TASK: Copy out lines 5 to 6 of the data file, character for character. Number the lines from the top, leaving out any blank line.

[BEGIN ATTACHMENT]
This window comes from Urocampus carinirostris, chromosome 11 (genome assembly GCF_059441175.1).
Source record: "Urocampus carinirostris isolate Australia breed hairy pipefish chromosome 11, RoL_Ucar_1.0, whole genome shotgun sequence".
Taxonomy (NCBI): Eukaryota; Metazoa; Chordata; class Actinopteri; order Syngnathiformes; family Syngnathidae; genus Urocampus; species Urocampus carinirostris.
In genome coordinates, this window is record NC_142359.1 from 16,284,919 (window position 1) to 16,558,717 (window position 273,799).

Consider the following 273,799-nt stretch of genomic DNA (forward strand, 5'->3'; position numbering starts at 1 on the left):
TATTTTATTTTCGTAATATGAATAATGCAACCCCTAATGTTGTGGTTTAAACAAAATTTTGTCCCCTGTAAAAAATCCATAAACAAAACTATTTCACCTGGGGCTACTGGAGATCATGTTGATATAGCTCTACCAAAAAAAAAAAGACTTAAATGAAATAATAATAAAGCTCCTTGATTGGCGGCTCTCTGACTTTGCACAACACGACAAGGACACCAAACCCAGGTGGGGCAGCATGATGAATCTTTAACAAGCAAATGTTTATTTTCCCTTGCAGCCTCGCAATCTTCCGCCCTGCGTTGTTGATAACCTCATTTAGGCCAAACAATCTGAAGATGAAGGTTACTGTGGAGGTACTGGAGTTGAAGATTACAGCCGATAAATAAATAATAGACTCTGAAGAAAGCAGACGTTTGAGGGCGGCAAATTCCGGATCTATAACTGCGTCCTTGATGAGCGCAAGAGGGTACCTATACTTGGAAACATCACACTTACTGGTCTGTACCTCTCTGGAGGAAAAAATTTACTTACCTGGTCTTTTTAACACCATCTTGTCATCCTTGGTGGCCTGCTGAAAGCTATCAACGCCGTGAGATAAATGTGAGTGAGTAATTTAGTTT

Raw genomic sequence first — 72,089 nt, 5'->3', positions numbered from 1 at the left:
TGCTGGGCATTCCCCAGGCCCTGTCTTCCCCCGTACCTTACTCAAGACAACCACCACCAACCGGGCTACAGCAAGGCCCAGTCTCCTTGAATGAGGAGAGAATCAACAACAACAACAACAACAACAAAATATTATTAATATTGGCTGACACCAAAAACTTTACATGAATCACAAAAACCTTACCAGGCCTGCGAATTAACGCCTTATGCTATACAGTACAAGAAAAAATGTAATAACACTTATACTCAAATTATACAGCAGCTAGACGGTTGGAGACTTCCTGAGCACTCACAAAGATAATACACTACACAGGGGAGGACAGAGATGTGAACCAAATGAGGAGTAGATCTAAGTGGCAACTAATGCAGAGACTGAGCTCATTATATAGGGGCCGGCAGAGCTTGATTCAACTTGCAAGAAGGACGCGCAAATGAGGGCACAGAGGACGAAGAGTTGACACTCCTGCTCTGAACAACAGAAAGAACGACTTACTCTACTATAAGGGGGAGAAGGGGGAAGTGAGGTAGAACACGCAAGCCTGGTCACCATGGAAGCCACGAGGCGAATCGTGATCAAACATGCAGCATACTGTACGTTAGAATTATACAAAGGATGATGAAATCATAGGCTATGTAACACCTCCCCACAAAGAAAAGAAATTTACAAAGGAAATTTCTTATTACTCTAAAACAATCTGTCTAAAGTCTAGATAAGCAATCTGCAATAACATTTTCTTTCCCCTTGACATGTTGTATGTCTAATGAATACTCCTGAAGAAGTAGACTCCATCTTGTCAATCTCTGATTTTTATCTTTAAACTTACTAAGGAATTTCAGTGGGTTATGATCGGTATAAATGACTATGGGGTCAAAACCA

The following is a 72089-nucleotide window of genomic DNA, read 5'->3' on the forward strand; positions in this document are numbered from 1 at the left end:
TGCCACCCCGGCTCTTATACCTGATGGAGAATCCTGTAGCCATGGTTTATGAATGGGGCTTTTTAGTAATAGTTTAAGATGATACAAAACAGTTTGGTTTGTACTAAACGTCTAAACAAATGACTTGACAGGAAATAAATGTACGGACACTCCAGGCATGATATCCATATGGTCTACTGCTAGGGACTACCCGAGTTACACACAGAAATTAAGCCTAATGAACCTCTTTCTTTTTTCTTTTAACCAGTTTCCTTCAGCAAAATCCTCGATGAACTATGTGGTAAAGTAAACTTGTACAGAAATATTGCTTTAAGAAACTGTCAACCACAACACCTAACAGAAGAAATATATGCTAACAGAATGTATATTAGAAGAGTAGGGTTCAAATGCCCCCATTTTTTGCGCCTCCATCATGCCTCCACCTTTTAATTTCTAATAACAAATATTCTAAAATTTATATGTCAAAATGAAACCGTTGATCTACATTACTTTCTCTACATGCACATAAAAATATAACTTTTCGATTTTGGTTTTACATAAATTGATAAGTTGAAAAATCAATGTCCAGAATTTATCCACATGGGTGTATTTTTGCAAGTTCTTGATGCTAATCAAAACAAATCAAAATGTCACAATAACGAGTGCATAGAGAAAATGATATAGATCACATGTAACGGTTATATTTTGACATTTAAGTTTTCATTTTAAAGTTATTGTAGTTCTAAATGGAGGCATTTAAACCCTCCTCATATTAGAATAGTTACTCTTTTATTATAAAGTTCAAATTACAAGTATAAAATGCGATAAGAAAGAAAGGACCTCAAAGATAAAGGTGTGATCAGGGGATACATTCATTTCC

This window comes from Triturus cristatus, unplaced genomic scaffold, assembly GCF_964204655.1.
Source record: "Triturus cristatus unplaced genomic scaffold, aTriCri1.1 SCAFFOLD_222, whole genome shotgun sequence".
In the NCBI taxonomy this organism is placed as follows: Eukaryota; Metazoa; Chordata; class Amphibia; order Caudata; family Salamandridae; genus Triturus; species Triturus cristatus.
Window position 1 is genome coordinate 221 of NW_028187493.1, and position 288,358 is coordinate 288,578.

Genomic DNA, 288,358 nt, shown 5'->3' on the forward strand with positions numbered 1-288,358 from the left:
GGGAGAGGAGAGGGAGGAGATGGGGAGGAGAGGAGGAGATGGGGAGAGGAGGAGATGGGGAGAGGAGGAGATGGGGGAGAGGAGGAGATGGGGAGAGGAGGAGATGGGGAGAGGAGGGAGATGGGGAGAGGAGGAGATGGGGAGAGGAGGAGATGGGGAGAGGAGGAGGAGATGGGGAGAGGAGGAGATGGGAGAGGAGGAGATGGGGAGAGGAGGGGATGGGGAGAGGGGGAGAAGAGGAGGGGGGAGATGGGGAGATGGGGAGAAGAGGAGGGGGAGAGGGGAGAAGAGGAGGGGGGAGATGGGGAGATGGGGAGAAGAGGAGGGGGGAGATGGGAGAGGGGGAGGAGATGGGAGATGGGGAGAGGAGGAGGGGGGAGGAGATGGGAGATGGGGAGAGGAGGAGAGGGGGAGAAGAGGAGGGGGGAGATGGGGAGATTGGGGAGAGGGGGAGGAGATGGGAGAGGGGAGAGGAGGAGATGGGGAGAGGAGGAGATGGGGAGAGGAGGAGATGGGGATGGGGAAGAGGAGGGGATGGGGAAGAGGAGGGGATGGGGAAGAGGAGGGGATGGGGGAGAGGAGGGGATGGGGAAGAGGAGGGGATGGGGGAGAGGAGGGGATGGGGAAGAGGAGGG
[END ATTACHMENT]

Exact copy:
Consider the following 273,799-nt stretch of genomic DNA (forward strand, 5'->3'; position numbering starts at 1 on the left):
TATTTTATTTTCGTAATATGAATAATGCAACCCCTAATGTTGTGGTTTAAACAAAATTTTGTCCCCTGTAAAAAATCCATAAACAAAACTATTTCACCTGGGGCTACTGGAGATCATGTTGATATAGCTCTACCAAAAAAAAAAAGACTTAAATGAAATAATAATAAAGCTCCTTGATTGGCGGCTCTCTGACTTTGCACAACACGACAAGGACACCAAACCCAGGTGGGGCAGCATGATGAATCTTTAACAAGCAAATGTTTATTTTCCCTTGCAGCCTCGCAATCTTCCGCCCTGCGTTGTTGATAACCTCATTTAGGCCAAACAATCTGAAGATGAAGGTTACTGTGGAGGTACTGGAGTTGAAGATTACAGCCGATAAATAAATAATAGACTCTGAAGAAAGCAGACGTTTGAGGGCGGCAAATTCCGGATCTATAACTGCGTCCTTGATGAGCGCAAGAGGGTACCTATACTTGGAAACATCACACTTACTGGTCTGTACCTCTCTGGAGGAAAAAATTTACTTACCTGGTCTTTTTAACACCATCTTGTCATCCTTGGTGGCCTGCTGAAAGCTATCAACGCCGTGAGATAAATGTGAGTGAGTAATTTAGTTT